|A joint ASPE/IAPMO standard on roof-drainage systems is in draft form and will be soon set for public review. Photo credit: Julius Ballanco|
How much water goes down the roof drain you specified?
That should be a question every engineer asks before specifying a roof drain. Unfortunately, it is the most forgotten question in engineering design. Have we become too lazy to properly design a roof-drainage system?
A joint ASPE/IAPMO standard will help engineers answer the question regarding how much water flows down a roof drain. This standard is currently in the draft form and is about to be set for public review. If you have never reviewed a standard during the public review period, I would encourage you to do so with this item.
The testing of roof drains for flow performance has not been without controversy. Here’s a little background to start. The ASPE Research Foundation shook the plumbing engineering profession when the group published its paper on roof drainage. The paper states that we have been incorrectly designing roof drainage systems for more than 80 years.
The ASPE RF report suggests changes to the plumbing codes to properly size a roof-drainage system. The ICC International Plumbing Code accepted those changes and the 2015 edition of the International Plumbing Code will require engineers to design a roof-drainage system based on the flow rate through the drain. This begs the question: How much water goes down the roof drain?
It should be noted that a similar change to the IAPMO Uniform Plumbing Code is currently pending.
As can be understood, roof drain manufacturers are not crazy about having to test all their roof drains to a new standard. So, this standard is trying to make it as reasonable as possible to test roof drains.
One of the hotter topics deals with whether the roof drain should be tested connected to pipe or without any piping. The ASPE RF report clearly establishes that a roof drain performs better with a pipe connected vs. no pipe.
When the roof drain was simply tested open to the atmosphere, the flow rate through the roof drain was at its lowest. A 10-ft. piece of pipe connected to the roof drain and directed vertically downward produced the highest flow rate. When a 5-ft. horizontal offset was placed below the roof drain, the flow rate was less than the vertical pipe, but much greater than the roof drain without any pipe connected.
It has been suggested that roof drains should be tested without any piping. Once that value is established, an engineer can figure out the impact of the piping when connected to the roof drain.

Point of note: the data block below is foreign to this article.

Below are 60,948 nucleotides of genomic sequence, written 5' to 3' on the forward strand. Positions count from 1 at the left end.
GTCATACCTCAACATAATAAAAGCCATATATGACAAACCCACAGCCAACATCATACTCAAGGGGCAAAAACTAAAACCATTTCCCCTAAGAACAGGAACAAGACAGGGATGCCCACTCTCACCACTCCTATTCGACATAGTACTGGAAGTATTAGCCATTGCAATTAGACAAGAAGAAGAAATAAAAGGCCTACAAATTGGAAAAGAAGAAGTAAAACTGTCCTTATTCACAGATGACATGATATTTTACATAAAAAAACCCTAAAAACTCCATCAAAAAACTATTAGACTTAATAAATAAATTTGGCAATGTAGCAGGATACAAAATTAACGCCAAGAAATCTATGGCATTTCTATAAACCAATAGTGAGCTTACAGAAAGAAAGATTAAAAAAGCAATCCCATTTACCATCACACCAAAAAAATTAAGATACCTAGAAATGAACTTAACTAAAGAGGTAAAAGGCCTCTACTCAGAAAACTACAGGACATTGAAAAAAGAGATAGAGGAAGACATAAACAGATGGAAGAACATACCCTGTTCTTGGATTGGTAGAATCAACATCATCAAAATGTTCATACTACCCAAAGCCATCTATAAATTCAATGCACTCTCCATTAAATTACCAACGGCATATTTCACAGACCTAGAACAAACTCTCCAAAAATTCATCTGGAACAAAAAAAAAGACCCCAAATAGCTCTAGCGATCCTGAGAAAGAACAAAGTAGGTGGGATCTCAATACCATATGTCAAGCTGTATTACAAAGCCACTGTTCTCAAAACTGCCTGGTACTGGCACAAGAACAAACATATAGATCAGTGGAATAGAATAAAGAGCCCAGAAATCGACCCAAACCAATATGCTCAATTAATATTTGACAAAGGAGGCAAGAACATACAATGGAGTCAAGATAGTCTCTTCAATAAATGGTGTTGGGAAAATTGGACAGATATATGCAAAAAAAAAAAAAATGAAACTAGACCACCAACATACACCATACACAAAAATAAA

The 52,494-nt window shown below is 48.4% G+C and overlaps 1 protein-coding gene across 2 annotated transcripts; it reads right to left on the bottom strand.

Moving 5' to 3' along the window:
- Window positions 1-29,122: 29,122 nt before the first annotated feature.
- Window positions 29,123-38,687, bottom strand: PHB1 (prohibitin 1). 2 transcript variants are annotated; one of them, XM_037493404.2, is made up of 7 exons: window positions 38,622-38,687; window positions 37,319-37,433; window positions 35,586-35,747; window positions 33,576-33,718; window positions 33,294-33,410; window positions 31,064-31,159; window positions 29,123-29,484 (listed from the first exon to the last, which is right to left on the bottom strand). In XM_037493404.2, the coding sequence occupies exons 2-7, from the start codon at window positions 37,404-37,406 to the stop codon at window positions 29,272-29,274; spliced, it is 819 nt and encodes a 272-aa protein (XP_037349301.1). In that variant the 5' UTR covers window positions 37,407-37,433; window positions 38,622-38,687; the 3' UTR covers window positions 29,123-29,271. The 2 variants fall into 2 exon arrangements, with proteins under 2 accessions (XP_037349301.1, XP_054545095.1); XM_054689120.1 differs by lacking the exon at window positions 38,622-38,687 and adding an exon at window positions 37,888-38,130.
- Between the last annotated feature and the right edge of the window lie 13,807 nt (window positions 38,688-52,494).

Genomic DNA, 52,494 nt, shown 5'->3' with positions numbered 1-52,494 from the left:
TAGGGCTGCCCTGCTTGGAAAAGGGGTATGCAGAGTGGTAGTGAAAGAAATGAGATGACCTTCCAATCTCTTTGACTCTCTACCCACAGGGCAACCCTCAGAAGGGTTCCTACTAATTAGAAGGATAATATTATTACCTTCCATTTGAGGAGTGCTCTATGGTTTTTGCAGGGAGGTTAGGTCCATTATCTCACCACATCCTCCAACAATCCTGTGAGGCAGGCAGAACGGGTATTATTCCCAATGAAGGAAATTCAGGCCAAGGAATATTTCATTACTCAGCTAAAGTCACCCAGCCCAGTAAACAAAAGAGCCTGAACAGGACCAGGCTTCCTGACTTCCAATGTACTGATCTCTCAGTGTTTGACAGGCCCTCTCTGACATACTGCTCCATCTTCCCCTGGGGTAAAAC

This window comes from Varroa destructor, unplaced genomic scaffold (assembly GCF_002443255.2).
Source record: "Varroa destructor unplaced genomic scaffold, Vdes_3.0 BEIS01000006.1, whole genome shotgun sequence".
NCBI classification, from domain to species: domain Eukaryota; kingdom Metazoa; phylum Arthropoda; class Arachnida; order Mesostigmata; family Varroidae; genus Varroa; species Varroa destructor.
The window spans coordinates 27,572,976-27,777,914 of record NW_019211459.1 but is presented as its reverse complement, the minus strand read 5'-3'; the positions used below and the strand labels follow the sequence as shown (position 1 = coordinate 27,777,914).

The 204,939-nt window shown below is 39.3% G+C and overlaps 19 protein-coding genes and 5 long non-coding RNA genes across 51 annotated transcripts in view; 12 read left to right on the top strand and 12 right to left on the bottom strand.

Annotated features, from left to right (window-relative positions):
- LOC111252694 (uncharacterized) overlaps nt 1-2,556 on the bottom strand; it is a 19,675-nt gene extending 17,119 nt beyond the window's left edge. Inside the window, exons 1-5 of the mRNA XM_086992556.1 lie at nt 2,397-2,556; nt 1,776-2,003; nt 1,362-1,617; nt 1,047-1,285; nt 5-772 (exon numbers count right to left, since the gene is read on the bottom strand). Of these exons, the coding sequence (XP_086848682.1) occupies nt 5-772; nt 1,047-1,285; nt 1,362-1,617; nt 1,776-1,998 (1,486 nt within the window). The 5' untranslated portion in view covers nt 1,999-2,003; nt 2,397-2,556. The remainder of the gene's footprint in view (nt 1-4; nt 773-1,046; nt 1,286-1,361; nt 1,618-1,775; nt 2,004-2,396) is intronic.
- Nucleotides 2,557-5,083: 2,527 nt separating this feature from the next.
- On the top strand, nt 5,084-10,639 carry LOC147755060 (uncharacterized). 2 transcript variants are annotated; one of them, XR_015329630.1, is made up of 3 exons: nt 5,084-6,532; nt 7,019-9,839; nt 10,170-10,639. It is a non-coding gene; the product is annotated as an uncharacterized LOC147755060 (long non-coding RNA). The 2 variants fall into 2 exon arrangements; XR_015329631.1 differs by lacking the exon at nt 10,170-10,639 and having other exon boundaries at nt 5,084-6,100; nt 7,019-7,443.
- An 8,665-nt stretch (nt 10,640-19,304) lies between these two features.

Doing the math
I always thought that I was a pretty knowledgeable engineer, yet I still asked the question: What equation do we use to determine that flow rate? I hate it when the answer is something such as, “You’re the engineer.” That seems to indicate there are no equations to make such a calculation.
You may be thinking, use the lowest flow rate (no piping connected) and figure that when you connect pipe you’ll get more water off the roof. It sounds like a good idea, but only as it applies to the roof. If the roof drain flows more water than what is reported by the manufacturer, the water simply is removed off the roof that much faster.
But, you need to ask, what happens in the piping? If more water goes down the roof drain than is originally considered, the piping system becomes undersized. The problem with the roof-drainage system switches from the roof to the piping. Unfortunately, it appears there have been more failures related to the piping system than to the roof.
If you decide that pipe should be connected to the roof drain for testing, how long should that pipe be? Once you figure out the length, what should the piping configuration be? The longer the pipe, the bigger the test rig for testing roof drains. However, some testing has shown that the shorter the pipe is the lower the flow through the roof drain.
The current version of the ASPE/IAPMO draft standard requires roof drains to be tested in two configurations: one with a 10-ft. vertical section of pipe connected to the roof drain, the other with a 5-ft. horizontal offset below the roof with an overall vertical drop of 10 ft. The end of the pipe is open to the atmosphere located above the tank that collects the water in the test rig.
An alternative to the piping arrangement described in the standard would be any arrangement that provides equivalent results. The only way to determine equivalent results is to compare the flow rates through an opening without a roof drain and compare those numbers to the ASPE RF report.
The ASPE RF report first tested the equipment without any roof drains connected. This was intended to establish a baseline number for every piping arrangement. The draft standard also proposes a suggested means for reporting the results and the intent is for this information to be useful to the engineer designing the roof-drainage system. Please take a look at what is proposed to see if the proper information is being reported.
While this new test standard is directed toward the manufacturers and test laboratories, it is really producing information that will become useful to the engineer. Most manufacturers don’t care how much water goes down a roof drain. They are concerned with producing a roof drain that meets the material and dimensional requirements in the roof drain standard.
In reality, this new standard is for the engineering community and will result in providing information to the engineer in order to properly design a system. Without knowing how much water goes down a roof drain, it is not possible to properly design a system.
Both ASPE and IAPMO will announce the availability of the standard for public review on their respective websites. Keep an eye open and review the draft standard.
Let the committee know what you think.
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